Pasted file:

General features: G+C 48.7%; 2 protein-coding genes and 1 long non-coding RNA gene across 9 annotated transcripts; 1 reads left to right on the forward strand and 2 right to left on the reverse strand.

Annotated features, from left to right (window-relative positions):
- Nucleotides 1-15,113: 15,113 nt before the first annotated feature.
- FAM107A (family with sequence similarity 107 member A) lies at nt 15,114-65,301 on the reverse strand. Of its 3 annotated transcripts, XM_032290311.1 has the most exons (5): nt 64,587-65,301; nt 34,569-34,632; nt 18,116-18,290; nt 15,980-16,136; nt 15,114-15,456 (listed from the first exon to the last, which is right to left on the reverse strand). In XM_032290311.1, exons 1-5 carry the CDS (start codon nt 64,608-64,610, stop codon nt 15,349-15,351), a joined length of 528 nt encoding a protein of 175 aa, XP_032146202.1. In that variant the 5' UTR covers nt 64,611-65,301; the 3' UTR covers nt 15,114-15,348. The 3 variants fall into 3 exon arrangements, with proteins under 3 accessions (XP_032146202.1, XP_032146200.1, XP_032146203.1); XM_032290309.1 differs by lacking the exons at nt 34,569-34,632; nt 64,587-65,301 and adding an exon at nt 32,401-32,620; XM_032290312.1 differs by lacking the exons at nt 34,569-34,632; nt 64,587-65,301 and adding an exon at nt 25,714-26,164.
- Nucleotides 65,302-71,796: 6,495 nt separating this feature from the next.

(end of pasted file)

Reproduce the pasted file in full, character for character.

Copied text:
General features: G+C 48.7%; 2 protein-coding genes and 1 long non-coding RNA gene across 9 annotated transcripts; 1 reads left to right on the forward strand and 2 right to left on the reverse strand.

Annotated features, from left to right (window-relative positions):
- Nucleotides 1-15,113: 15,113 nt before the first annotated feature.
- FAM107A (family with sequence similarity 107 member A) lies at nt 15,114-65,301 on the reverse strand. Of its 3 annotated transcripts, XM_032290311.1 has the most exons (5): nt 64,587-65,301; nt 34,569-34,632; nt 18,116-18,290; nt 15,980-16,136; nt 15,114-15,456 (listed from the first exon to the last, which is right to left on the reverse strand). In XM_032290311.1, exons 1-5 carry the CDS (start codon nt 64,608-64,610, stop codon nt 15,349-15,351), a joined length of 528 nt encoding a protein of 175 aa, XP_032146202.1. In that variant the 5' UTR covers nt 64,611-65,301; the 3' UTR covers nt 15,114-15,348. The 3 variants fall into 3 exon arrangements, with proteins under 3 accessions (XP_032146202.1, XP_032146200.1, XP_032146203.1); XM_032290309.1 differs by lacking the exons at nt 34,569-34,632; nt 64,587-65,301 and adding an exon at nt 32,401-32,620; XM_032290312.1 differs by lacking the exons at nt 34,569-34,632; nt 64,587-65,301 and adding an exon at nt 25,714-26,164.
- Nucleotides 65,302-71,796: 6,495 nt separating this feature from the next.